6. Must claims of conflicting water use or interference with water rights be resolved as part of the general adjudication?

    On April 2, 2002, the Arizona Supreme Court vacated its order granting this appeal and vacated the portion of the Superior Court's order entered on August 1, 1989, relating to the appeal (reviewed in January-April 2002 Bulletin).

    The following are interlocutory appeals arising from orders of the Superior Court.

Interlocutory Appeals WC-02-0001-IR (United States)
WC-02-0002-IR (Gila River Indian Community)
WC-02-0003-IR (San Carlos Apache Tribe)
(Contested Cases Nos. W1-203 and W1-206)

The United States, Gila River Indian Community, and the San Carlos Apache Tribe petitioned for interlocutory review of portions of two rulings of the Superior Court related to the Globe Equity Decree of the Federal District Court of Arizona. Phelps Dodge Corporation and Salt River Project filed cross-petitions. On February 9, 2006, the Arizona Supreme Court affirmed and remanded the Superior Court's order. On May 3, 2006, the Court denied reconsideration. The opinion is reported in In re the General Adjudication of All Rights to Use Water in the Gila River System and Source, 212 Ariz. 64, 127 P.3d 882 (2006), rec'n denied, 212 Ariz. 470, 134 P.3d 375 (2006), cert. denied sub nom. San Carlos Apache Tribe v. Arizona and Phelps Dodge Corp. v. San Carlos Apache Tribe, 549 U.S. 1156 (2007). The opinion concerned appeal WC-02-0003-IR. On July 13, 2010, the Court granted the motions of the United States and the Gila River Indian Community to voluntarily dismiss appeals WC-02-0001-IR and WC-02-0002-IR. The Salt River Project moved to voluntarily dismiss its cross-petition for interlocutory review.

July 13, 2010
August 22, 2005
July 25, 2005
April 20, 2005
February 23, 2005
November 29, 2004
November 29, 2004
July 7, 2004
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Interlocutory Appeal WC-05-0001-IR (Contested Case No. W1-103)

This appeal arose from several petitions seeking review of the Superior Court's order dated September 28, 2005, concerning the Subflow Technical Report, San Pedro River Watershed, of the Arizona Department of Water Resources. On May 22, 2007, without an opinion the Arizona Supreme Court denied all the petitions. Chief Judge A. John Pelander of the Arizona Court of Appeals, Division Two, participated by designation in place of Justice W. Scott Bales.

Interlocutory Appeals WC-07-0001-IR (Apache Tribes and Lower Gila Water Users)
WC-07-0003-IR (ASARCO LLC)
(Contested Case No. W1-207)

Three petitions sought review of the Superior Court's orders approving the Gila River Indian Community water rights settlement. On February 19, 2010, the Arizona Supreme Court affirmed the judgment and decree of the Superior Court. The Court held that the Superior Court complied with the Supreme Court's Special Order for approving Indian water rights settlements. The opinion is reported in In re the General Adjudication of All Rights to Use Water in the Gila River System and Source, 223 Ariz. 362, 224 P.3d 178 (2010).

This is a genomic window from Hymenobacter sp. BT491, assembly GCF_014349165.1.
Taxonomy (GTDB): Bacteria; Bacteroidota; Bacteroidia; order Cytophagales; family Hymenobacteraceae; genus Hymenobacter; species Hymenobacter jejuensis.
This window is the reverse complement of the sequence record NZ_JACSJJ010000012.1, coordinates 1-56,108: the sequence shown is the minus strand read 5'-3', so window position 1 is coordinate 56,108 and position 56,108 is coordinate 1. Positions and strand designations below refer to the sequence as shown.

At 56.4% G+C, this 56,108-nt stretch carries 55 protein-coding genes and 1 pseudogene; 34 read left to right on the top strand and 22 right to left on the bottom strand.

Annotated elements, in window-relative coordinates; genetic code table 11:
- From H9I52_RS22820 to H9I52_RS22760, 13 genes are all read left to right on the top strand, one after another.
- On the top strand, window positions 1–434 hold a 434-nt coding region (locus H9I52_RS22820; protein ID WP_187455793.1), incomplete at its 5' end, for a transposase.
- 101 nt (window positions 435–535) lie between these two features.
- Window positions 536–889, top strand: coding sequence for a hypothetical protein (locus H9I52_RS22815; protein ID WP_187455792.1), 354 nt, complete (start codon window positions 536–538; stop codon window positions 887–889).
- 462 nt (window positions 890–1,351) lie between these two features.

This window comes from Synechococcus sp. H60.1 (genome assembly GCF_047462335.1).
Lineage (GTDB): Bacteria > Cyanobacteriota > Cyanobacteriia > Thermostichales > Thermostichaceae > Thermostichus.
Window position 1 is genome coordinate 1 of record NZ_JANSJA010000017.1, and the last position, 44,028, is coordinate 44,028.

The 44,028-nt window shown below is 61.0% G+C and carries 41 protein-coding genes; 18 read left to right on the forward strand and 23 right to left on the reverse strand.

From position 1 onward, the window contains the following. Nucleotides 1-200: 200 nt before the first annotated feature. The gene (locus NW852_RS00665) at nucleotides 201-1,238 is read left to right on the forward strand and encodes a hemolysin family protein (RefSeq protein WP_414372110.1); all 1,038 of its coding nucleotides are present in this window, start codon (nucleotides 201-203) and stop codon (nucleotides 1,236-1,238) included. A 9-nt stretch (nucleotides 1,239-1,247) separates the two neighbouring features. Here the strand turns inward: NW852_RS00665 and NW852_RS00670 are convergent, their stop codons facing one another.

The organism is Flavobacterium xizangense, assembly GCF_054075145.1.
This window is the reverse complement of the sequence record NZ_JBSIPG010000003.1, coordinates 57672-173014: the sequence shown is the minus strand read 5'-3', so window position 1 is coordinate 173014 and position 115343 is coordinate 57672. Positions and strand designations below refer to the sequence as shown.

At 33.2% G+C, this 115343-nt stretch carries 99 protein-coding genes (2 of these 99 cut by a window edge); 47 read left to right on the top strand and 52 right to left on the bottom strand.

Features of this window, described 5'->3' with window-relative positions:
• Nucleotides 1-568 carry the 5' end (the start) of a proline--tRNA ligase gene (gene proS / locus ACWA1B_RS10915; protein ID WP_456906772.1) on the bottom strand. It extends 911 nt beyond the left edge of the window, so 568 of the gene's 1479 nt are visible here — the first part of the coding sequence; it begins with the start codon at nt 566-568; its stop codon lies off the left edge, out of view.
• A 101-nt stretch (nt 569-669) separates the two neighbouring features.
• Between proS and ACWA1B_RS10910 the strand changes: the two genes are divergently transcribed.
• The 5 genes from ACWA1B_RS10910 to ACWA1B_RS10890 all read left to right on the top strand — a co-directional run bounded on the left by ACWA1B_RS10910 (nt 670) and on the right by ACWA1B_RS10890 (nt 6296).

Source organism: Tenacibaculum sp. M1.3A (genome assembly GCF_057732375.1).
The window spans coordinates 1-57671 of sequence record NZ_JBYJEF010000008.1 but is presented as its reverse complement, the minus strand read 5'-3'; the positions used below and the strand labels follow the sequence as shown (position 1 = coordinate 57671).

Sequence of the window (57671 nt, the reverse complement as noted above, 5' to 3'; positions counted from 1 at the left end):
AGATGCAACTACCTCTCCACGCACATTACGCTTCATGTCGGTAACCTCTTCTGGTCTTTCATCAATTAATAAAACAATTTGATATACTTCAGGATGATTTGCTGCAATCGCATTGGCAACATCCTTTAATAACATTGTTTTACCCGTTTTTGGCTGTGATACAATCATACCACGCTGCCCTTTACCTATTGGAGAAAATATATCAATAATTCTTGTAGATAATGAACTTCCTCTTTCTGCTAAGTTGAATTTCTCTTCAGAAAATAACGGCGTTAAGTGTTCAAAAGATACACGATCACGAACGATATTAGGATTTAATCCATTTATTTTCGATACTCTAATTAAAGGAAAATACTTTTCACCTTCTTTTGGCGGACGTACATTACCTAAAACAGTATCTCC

March 18, 2010
October 8, 2009
October 7, 2009
September 24, 2009
September 24, 2009
September 23, 2009
September 23, 2009
January 29, 2009
December 15, 2008
December 15, 2008
December 15, 2008
October 9, 2008
October 9, 2008
September 25, 2008
September 25, 2008
September 25, 2008
August 15, 2008
August 15, 2008
June 23, 2008
June 10, 2008
June 10, 2008
June 3, 2008
June 3, 2008
January 11, 2008
October 22, 2007
May 22, 2007
April 26, 2007
April 26, 2007

Interlocutory Appeal WC-07-0002-IR (Contested Case No. W1-208)

The City of Tucson and Farmers Investment Company sought interlocutory review and approval of the Superior Court's judgment and decree entered on July 9, 2007. Other parties were allowed to intervene. On November 30, 2007, the Arizona Supreme Court affirmed the judgment and decree of the Superior Court. The opinion is reported in In re the General Adjudication of All Rights to Use Water in the Gila River System and Source, 217 Ariz. 276, 173 P.3d 440 (2007).

November 30, 2007
November 30, 2007
November 13, 2007
October 22, 2007
October 22, 2007
October 22, 2007
September 17, 2007
August 28, 2007
August 8, 2007

Interlocutory Appeal WC-09-0001-IR (Hopi Tribe)

The Hopi Tribe filed a petition seeking review of the Superior Court's order dated March 2, 2009, concerning the Hopi Tribe's claimed water rights to surface streams that are outside the boundaries of its reservation. On October 25, 2011, the Arizona Supreme Court denied the request for a briefing schedule and the petition for an order allowing an interlocutory appeal.

October 25, 2011
October 25, 2011
August 30, 2011
August 30, 2011

Interlocutory Appeal WC-11-0001-IR (State of Arizona)

The State of Arizona filed a petition seeking review of the Superior Court's order dated October 7, 2010, concerning the existence of federal reserved water rights for State Trust Lands. On September 12, 2012, the Arizona Supreme Court affirmed the judgment of the Superior Court holding that there was no withdrawal, no reservation for a federal purpose, and no congressional intent to reserve water rights for State Trust Lands. The opinion is reported in In re the General Adjudication of All Rights to Use Water in the Gila River and Little Colorado River System and Source, 231 Ariz. 8, 289 P.3d 936 (2012).

October 5, 2012
October 5, 2012
April 26, 2012
April 26, 2012
April 18, 2012
February 28, 2012
February 2, 2012
January 12, 2012
January 12, 2012
January 5, 2012
October 31, 2011
October 25, 2011
August 30, 2011